Manufacturers of different products now face an increasing number of class action suits under state consumer protection or unfair trade practice statutes in which the plaintiffs claim only to have suffered economic harm. In these cases, the plaintiffs assert that their injury is the “lost benefit of the bargain” — the difference in market value between the promised product and the delivered product.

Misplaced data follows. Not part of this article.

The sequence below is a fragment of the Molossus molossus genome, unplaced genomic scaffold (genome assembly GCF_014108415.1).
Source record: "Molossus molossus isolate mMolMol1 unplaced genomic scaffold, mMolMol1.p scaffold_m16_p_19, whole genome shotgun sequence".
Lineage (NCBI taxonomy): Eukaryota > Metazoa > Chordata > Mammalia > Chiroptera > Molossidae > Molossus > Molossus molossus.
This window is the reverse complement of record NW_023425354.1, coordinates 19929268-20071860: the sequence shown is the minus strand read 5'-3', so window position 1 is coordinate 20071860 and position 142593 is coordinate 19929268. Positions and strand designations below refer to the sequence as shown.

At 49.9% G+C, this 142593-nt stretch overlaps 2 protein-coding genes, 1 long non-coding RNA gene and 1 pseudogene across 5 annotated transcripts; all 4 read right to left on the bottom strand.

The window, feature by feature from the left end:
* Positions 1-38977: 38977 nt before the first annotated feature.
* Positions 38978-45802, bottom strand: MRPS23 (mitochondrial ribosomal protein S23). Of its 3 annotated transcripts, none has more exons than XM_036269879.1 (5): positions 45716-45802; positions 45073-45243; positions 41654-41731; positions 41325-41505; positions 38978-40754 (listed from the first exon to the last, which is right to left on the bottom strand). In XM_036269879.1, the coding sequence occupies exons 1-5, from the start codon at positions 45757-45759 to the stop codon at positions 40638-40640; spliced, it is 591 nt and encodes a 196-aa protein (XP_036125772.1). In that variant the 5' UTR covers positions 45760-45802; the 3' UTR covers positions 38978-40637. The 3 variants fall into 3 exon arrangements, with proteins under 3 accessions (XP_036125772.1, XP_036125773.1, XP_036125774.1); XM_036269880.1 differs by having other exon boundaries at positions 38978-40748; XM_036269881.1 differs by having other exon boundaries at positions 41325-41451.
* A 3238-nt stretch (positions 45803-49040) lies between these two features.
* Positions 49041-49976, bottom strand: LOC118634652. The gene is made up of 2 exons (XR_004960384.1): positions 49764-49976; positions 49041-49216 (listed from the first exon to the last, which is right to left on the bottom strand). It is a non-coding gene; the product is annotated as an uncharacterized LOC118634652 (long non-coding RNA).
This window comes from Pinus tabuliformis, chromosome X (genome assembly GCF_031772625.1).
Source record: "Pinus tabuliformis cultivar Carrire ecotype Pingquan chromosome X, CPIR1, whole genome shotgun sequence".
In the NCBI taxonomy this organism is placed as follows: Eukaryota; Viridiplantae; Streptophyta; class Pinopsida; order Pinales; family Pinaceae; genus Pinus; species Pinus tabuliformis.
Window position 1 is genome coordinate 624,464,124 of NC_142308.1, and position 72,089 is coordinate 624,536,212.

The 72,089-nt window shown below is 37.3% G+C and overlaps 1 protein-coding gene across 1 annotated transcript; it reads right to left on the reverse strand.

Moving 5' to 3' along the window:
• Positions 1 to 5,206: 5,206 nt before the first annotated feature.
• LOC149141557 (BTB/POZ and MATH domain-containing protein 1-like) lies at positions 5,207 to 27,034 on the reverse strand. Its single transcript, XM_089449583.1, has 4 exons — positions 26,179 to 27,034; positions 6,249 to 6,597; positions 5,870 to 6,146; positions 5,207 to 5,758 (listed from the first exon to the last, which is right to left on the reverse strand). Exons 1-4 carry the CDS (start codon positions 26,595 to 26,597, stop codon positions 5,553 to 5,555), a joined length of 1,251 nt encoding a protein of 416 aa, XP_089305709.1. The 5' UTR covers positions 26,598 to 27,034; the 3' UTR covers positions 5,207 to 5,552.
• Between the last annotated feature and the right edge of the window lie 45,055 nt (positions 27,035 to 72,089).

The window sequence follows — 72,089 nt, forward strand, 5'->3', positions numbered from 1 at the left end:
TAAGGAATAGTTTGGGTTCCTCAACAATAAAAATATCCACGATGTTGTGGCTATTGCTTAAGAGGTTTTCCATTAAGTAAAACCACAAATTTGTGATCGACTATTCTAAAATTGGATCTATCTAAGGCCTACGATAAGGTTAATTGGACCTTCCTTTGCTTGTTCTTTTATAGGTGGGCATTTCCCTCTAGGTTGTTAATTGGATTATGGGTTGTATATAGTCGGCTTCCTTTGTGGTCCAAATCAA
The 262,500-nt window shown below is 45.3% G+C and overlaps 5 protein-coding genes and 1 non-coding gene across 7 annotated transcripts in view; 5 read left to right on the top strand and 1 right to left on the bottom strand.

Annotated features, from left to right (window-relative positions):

Such “lost-benefit” suits are especially threatening to product manufacturers because these claims are particularly susceptible to class aggregation. Rule 23 of the Federal Rules of Civil Procedure permits plaintiffs to assemble into classes when, among other things, they share “questions of law or fact” and those common questions “predominate over any questions affecting only individual members.” Fed. R. Civ. P. 23. Ordinarily, injury and causation are sources of diversity between plaintiffs and, by extrapolation, impediments to class treatment. Plaintiffs who claim injury from tobacco, for example, frequently claim different injuries and different causal mechanisms and, therefore, typically may not assemble into classes. See, e.g., Aspinall v. Philip Morris, 442 Mass. 381, 392-93, 813 N.E.2d 476, 485-86. By dispensing with the injury and causation requirements, lost-benefit suits destroy a source of diversity between plaintiffs and promote class treatment.

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